Traditional owners of Muckaty Station in the Northern Territory have launched a federal court challenge over a proposed nuclear waste dump on their land.
A small group of traditional owners signed a deal for $12 million in exchange for roads, housing and infrastructure, but senior elders from all five of the clan groups for Muckaty maintain that they did not consent to the waste dump proposal.
A team of lawyers from around the country visited Tennant Creek to meet with the Muckaty people, and have subsequently launched the federal court action. The Commonwealth government and the Northern Land Council are listed as defendants.
Mark Lane Jangala has campaigned for several years against the proposed site because of its cultural significance.
“I am senior Ngapa man for Muckaty and I did not agree to the nomination of the site, along with other senior Ngapa elders for Muckaty Station who did not agree. We don't want it. There was not even a meeting in town to consult all of the traditional owners”, Lane said.
“I want to look after my country and Dreaming, look after the sacred sites I am responsible for and to make sure my children are raised properly in their country."
Federal resources minister Martin Ferguson has put before parliament draft legislation — the National Radioactive Waste Management Bill — that overrides the Aboriginal Heritage Act 1984 and the Environmental Protection and Biodiversity Conservation Act 1999 in relation to site selection.
The bill also overrides any current or future state and territory laws that could impede his waste dump plan and, to add insult to injury, it curtails procedural fairness and appeal rights.
In a submission to the Senate inquiry into the bill, the NT Central Land Council said the government was pursuing "an approach characterised by the desire to find a politically expedient solution, contempt for state and Territory laws, and disregard for decision making processes enshrined in the [Aboriginal] Land Rights Act”.
Friends of the Earth has launched the Nuclear Freeways Campaign to alert councils and communities along potential transport corridors through New South Wales, South Australia and the NT about Ferguson's nuclear dump plans.
Most of the waste comes from the Lucas Heights nuclear research reactor site in southern Sydney, operated by the Australian Nuclear Science and Technology Organisation (ANSTO).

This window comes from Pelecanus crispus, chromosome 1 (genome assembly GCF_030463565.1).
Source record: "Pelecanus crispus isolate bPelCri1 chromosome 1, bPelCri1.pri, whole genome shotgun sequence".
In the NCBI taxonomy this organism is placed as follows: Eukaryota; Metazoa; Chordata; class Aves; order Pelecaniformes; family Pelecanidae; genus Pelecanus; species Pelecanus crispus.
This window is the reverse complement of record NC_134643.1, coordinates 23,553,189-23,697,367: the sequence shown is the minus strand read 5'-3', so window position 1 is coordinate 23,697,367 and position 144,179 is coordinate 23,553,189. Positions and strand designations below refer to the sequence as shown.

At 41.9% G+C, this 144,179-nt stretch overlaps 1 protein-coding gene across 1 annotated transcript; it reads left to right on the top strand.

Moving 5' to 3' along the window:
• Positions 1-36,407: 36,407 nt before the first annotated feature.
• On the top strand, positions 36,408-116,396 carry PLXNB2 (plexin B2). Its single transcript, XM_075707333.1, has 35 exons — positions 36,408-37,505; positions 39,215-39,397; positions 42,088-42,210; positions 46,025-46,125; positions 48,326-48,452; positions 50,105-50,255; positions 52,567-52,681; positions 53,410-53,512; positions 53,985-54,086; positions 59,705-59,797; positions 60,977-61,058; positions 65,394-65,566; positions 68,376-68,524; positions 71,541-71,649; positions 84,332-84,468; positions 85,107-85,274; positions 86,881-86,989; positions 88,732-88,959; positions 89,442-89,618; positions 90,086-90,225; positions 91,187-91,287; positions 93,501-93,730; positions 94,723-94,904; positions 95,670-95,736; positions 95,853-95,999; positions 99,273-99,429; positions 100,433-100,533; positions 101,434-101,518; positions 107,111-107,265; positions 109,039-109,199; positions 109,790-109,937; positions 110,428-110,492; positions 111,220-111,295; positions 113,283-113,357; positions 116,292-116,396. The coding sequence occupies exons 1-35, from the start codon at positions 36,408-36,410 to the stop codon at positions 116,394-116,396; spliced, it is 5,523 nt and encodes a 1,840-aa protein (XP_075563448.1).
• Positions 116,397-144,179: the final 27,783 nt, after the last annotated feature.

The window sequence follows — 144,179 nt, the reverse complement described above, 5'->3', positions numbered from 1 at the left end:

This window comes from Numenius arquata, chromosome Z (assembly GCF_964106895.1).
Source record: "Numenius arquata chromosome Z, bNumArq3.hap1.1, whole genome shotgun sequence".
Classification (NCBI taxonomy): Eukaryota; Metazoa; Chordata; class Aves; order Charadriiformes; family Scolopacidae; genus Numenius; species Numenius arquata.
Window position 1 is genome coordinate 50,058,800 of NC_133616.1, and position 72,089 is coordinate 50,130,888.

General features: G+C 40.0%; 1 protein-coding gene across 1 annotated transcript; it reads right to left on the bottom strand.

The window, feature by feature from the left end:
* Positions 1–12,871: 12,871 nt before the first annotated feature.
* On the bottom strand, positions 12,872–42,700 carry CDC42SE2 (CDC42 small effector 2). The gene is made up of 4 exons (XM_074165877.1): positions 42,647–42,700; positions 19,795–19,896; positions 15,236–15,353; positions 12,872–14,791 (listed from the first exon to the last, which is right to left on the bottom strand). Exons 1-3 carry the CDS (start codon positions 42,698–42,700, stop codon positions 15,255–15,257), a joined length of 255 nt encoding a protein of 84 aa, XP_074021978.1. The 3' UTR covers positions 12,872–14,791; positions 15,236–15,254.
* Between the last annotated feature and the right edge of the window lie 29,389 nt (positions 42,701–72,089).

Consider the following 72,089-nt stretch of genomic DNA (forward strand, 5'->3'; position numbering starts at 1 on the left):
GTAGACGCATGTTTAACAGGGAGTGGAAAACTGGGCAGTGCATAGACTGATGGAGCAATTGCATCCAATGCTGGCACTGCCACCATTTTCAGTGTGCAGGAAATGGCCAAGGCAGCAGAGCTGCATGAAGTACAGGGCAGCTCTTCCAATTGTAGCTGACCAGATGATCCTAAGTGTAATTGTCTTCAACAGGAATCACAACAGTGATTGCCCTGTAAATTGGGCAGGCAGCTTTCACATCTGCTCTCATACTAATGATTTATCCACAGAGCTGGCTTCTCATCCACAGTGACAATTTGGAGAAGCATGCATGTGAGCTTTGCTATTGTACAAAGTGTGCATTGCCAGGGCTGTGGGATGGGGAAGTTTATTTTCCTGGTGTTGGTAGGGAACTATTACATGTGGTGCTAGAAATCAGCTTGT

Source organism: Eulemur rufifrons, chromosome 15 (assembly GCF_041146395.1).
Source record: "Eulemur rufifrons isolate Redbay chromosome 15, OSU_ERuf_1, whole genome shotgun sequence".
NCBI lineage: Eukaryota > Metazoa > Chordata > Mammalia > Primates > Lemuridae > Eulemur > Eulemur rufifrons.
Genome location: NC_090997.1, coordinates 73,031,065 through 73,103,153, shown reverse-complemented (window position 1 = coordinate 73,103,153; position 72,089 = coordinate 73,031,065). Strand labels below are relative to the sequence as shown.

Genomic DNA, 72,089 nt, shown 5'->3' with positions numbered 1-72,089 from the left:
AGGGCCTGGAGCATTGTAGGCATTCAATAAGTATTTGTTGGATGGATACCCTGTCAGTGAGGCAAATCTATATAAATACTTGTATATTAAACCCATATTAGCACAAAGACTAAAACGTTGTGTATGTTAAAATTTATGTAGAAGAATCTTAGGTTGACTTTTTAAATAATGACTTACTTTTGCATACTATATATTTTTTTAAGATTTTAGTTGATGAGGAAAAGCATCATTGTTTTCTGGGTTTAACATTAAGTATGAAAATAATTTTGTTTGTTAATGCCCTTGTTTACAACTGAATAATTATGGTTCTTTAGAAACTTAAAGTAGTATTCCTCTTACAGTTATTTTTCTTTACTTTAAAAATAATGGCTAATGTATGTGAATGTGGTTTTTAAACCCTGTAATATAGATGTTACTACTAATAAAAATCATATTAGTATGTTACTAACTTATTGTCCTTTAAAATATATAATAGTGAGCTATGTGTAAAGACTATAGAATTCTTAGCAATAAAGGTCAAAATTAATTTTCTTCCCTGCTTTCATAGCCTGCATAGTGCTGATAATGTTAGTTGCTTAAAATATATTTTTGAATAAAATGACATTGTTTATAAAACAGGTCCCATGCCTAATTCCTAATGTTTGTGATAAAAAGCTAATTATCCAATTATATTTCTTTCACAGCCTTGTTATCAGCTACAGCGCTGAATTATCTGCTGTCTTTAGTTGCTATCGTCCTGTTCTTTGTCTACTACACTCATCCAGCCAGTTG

Responsible waste management
If not a dump at Muckaty, how should Australia's radioactive waste be managed? A common-sense approach has the following three elements.
First, it needs to be shown that radioactive waste is not being produced unnecessarily, that the benefits outweigh the risks. The government has not even attempted to demonstrate a net benefit for the proposed nuclear dump.
Second, all options for radioactive waste management need to be considered, not just “remote” repositories (always more remote for some people than for others). The option of ongoing storage at the Lucas Heights site needs to be independently assessed.
All relevant organisations have acknowledged that this is a viable option, including Ferguson's own department, the Australian Radiation Protection and Nuclear Safety Agency, the Australian Nuclear Association, and ANSTO itself.
As ANSTO's Dr Ron Cameron has said: “ANSTO is capable of handling and storing wastes for long periods of time. There is no difficulty with that.”
Requiring ANSTO to store its own waste is the best and perhaps the only way of focusing the organisation’s mind on the importance of waste minimisation. It also avoids the risks of transportation.
Third, if a site selection process for a waste management facility is required, it ought to be based on scientific and environmental criteria, as well as the principle of voluntarism.
When the federal Bureau of Resource Sciences conducted a national repository site selection study in the 1990s, the Muckaty area did not even make the short-list as a “suitable” site.
[Jim Green is the national nuclear campaigner with Friends of the Earth. Email